Kōrero: Nelson places

Whārangi 11. North-west Nelson

Ngā whakaahua

Kahurangi National Park

Kahurangi National Park, at 452,002 hectares, is the country’s second-largest national park (after Fiordland). It was created in 1996 and takes in almost all of the mountain lands of north-west Nelson. Around half of the park is in the Nelson region and half in the West Coast region. It offers tramping, caving, brown-trout fishing, hunting, rafting and kayaking, with almost 50 huts and thousands of kilometres of tracks and routes.

Before 1996 most of this mountainous forested country was managed as Northwest Nelson Forest Park (created in 1970 by amalgamating eight regional state forests). A large part of the central western part of the park is managed as the Tasman Wilderness Area.

Extensive prospecting and mining have occurred in the north-west Nelson mountains. Many of the open tops, such as the Mt Arthur Tablelands, the Cobb Valley, the Thousand Acres Plateau and the area around Boulder Lake, were burned and grazed in the late 1800s and early 1900s. The main access points to the park from the Nelson side are the Flora Saddle (near Motueka), the Wangapeka valley, the Matiri valley (near Murchison), the Cobb valley and the Aorere valley road-end (the start of the Heaphy Track).

Cobb River valley

A prospector by the name of Cobb gave his name to this elevated valley in the mountains at the head of the Tākaka Valley. Planning for a hydroelectric scheme began in the late 1920s when the Hume Pipe company became interested in exploiting nearby asbestos deposits. The scheme was taken over in the late 1930s by the government. The river was dammed and water piped down to a power station adjacent to the Tākaka River. Water drops 593 metres – the highest vertical fall for any hydro station in the country. The road that serves the dam is one of the main access points to Kahurangi National Park.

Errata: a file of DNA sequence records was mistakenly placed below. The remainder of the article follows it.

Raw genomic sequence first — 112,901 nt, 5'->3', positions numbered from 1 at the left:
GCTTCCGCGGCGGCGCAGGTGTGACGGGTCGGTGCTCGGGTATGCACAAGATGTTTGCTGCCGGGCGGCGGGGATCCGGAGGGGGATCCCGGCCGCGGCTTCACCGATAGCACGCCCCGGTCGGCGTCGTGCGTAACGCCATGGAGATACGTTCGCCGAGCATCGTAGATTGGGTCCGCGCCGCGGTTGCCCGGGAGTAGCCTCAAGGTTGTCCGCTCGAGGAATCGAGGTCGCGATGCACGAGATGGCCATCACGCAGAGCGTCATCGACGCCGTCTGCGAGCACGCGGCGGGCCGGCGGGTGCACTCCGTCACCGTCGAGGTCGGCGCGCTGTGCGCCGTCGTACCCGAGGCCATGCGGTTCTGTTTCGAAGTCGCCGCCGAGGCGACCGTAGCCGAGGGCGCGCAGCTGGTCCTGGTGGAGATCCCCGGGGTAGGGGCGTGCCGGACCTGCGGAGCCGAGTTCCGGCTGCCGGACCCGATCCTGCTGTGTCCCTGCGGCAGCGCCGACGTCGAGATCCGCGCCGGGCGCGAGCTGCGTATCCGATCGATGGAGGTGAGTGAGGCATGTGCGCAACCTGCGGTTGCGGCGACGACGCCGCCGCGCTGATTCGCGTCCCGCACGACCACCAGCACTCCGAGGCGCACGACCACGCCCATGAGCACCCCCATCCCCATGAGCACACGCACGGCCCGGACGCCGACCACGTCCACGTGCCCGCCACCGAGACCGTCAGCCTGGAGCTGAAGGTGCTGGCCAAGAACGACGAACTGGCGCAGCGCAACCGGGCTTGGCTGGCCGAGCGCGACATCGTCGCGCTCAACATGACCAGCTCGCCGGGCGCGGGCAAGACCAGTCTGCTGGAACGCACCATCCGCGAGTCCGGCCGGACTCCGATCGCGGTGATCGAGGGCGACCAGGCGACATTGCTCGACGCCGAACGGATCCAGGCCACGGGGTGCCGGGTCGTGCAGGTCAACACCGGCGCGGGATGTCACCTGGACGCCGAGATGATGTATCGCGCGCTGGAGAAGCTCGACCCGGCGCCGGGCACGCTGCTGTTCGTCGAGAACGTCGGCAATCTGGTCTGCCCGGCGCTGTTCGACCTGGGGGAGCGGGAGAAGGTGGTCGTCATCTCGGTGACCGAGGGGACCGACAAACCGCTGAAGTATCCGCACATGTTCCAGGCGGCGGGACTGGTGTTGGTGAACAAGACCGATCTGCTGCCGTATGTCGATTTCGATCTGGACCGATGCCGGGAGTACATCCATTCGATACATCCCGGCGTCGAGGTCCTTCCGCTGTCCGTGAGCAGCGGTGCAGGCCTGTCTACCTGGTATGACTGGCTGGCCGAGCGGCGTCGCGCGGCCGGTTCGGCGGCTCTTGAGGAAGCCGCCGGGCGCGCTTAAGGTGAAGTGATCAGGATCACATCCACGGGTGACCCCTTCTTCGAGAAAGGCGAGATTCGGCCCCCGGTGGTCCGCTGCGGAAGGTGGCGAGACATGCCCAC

Heaphy Track

The Heaphy Track begins at the end of the Aorere valley road and leads to the West Coast. The route has long been touted as a road linking Golden Bay to Karamea. In the late 1960s and early 1970s the Ministry of Works conducted a Heaphy Highway survey. Local bodies in Golden Bay and the West Coast pushed for a road – the preferred route was Kahurangi Point to the MacKay Downs, then to Lewis Hut and down to the Heaphy River mouth, then along the coast to Kōhaihai. This road would have eliminated part of the Heaphy Track. The project stalled due to lack of government funding and growing public opposition.

Lord of the rocks

The bizarre rock outcrops of Mt Owen – one of the best examples of a glaciated karst landscape in the world, along with those at Mt Olympus in the Aorere River valley – were scene locations in the Lord of the rings film trilogy.

Mt Arthur and Mt Owen

These marble mountains dominate the western outlook from Nelson city and are often snow-covered in winter. Mt Owen has the longest caves in the country, and Mt Arthur has the deepest. A pack track leading up to the Flora Saddle gave early graziers access to the tablelands and the Cobb River valley. Prospectors also worked the area, their numbers rising briefly during the 1930s when a government work relief scheme bankrolled them. The Flora Saddle offers easy access to the vast Karamea catchment via the track down the Leslie River.

Me pēnei te tohu i te whārangi:

Carl Walrond, 'Nelson places - North-west Nelson', Te Ara - the Encyclopedia of New Zealand, http://www.TeAra.govt.nz/mi/nelson-places/page-11 (accessed 23 March 2019)

Story by Carl Walrond, published 7 Sep 2010, updated 22 Apr 2015